Our garden had it’s ups and downs this year, not so different from any year, and as anyone who grows anything knows, there are no guarantees. But on the other hand, it’s never boring, either. For instance, the melon below- who planted it in our garden? Not us.
Mother Nature planted it, I suppose. Actually what probably happened is that at an earlier time, we bought a melon and when we cut it open to eat it, its seeds went into our compost bucket and eventually out to the compost pile. Somehow they survived and when we prepared the ground for the garden, we put soil from the compost pile into it to enrich it. Serendipitous surprise volunteers like this melon are one reason why we weed by hand (no tillers or Heaven forbid, Roundup)- one person’s “weed” is another person’s volunteer melon, or cherry tomato, or wild spinach.
I mention cherry tomatoes specifically because we had so many of them coming up here, there and everywhere, which was a very good thing because the heirloom tomatoes that I carefully chose, started indoors in peat pots and nurtured till they were old enough and strong enough to be transplanted into the garden, were all hit by the East Coast blight and died. We got very few tomatoes from them before they died but what we did get was delicious. So, after they were gone, we had our volunteer cherry tomatoes to rely on and we still had them right up to November. Hardy little guys.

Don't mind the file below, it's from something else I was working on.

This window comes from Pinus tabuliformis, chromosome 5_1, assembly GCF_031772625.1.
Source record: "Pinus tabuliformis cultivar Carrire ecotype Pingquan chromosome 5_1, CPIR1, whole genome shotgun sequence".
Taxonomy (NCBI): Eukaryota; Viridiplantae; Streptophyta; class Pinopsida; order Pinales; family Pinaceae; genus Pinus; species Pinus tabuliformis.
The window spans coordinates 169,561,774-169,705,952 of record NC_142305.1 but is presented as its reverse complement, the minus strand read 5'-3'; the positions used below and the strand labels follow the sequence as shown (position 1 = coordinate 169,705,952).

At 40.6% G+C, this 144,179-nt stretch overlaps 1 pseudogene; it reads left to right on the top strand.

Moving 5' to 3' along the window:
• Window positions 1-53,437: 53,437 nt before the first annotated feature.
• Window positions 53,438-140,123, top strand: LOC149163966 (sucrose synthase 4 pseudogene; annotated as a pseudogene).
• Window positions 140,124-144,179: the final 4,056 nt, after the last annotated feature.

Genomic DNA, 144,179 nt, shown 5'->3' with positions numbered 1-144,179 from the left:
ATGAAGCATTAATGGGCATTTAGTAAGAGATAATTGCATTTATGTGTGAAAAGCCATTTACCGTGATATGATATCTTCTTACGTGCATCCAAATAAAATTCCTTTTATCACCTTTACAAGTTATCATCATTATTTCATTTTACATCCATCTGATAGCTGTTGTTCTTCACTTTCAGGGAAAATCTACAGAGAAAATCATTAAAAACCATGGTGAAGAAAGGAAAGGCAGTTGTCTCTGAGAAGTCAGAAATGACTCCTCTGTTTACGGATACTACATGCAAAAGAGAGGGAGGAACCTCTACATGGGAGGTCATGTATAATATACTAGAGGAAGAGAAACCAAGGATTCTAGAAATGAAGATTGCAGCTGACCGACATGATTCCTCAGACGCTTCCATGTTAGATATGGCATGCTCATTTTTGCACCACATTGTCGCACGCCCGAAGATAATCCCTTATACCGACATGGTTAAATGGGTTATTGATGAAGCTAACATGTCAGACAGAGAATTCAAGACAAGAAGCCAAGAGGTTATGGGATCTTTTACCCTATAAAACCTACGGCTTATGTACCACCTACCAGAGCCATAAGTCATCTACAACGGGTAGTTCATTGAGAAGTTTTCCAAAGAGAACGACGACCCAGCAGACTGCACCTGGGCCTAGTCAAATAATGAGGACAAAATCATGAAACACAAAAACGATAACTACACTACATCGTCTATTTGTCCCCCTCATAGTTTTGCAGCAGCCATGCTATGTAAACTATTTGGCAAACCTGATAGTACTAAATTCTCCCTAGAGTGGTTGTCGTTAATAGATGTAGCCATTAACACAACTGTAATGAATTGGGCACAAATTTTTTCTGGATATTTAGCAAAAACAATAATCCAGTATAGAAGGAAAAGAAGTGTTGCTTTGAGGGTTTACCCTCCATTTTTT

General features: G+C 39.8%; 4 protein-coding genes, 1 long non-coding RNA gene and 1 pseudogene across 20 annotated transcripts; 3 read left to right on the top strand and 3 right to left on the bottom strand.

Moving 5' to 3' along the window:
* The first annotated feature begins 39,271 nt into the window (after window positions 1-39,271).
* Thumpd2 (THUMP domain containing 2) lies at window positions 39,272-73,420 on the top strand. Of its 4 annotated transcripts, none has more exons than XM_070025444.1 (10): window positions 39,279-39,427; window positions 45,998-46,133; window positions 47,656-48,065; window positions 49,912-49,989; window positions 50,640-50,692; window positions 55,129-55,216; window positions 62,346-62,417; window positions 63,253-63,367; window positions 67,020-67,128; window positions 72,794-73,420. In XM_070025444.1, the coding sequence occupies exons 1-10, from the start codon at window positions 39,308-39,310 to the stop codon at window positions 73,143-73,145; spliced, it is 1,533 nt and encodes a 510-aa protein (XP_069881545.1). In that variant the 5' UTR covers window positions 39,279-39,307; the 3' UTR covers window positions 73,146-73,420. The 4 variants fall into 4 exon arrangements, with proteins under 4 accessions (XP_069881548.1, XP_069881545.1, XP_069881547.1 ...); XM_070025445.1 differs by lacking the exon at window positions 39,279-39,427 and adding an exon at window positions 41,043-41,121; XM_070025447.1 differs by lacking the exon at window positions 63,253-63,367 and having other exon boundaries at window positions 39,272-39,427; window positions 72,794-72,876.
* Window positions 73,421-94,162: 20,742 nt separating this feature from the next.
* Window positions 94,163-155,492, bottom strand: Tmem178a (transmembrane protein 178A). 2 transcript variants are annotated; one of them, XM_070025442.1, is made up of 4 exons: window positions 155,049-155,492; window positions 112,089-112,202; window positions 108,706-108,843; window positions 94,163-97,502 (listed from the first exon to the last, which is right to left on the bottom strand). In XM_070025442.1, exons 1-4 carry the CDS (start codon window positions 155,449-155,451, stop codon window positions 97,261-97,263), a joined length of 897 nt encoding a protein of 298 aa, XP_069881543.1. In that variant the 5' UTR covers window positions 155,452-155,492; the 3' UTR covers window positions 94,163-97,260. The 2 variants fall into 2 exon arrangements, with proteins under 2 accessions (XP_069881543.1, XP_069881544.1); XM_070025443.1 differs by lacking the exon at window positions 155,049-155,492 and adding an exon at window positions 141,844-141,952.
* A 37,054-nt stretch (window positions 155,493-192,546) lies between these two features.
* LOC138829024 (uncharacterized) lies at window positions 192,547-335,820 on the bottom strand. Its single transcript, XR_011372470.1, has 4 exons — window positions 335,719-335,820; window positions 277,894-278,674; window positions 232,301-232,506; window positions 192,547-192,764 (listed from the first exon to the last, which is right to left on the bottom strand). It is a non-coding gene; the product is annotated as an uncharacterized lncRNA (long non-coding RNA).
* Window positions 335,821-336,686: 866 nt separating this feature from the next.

What does one do in the garden, in January? Nothing. Not when the daytime temperatures are in the low 30’s and at night, it’s in the teens. Yes, we’ve actually had temperatures go down to 18 degrees. Here on this little island off the coast of North Carolina/ Virginia. January is when one goes to the freezer, where all the little cherry tomatoes that weren’t immediately eaten are residing in jars, sometimes cooked with okra and corn and onions, and pulls one out to make a soup, or salsa, or spaghetti sauce. Also in the freezer are bags of blanched green beans, wild spinach, purslane, and containers of corn and squash and pumpkin.
So that’s what one does in January (and February and March, etc)- eats what he/she produced in the previous months. Sitting by the woodstove, I peruse the seed catalogs and choose the spring garden’s denizens. And look forward to what surprises Mother Nature will choose to grant us.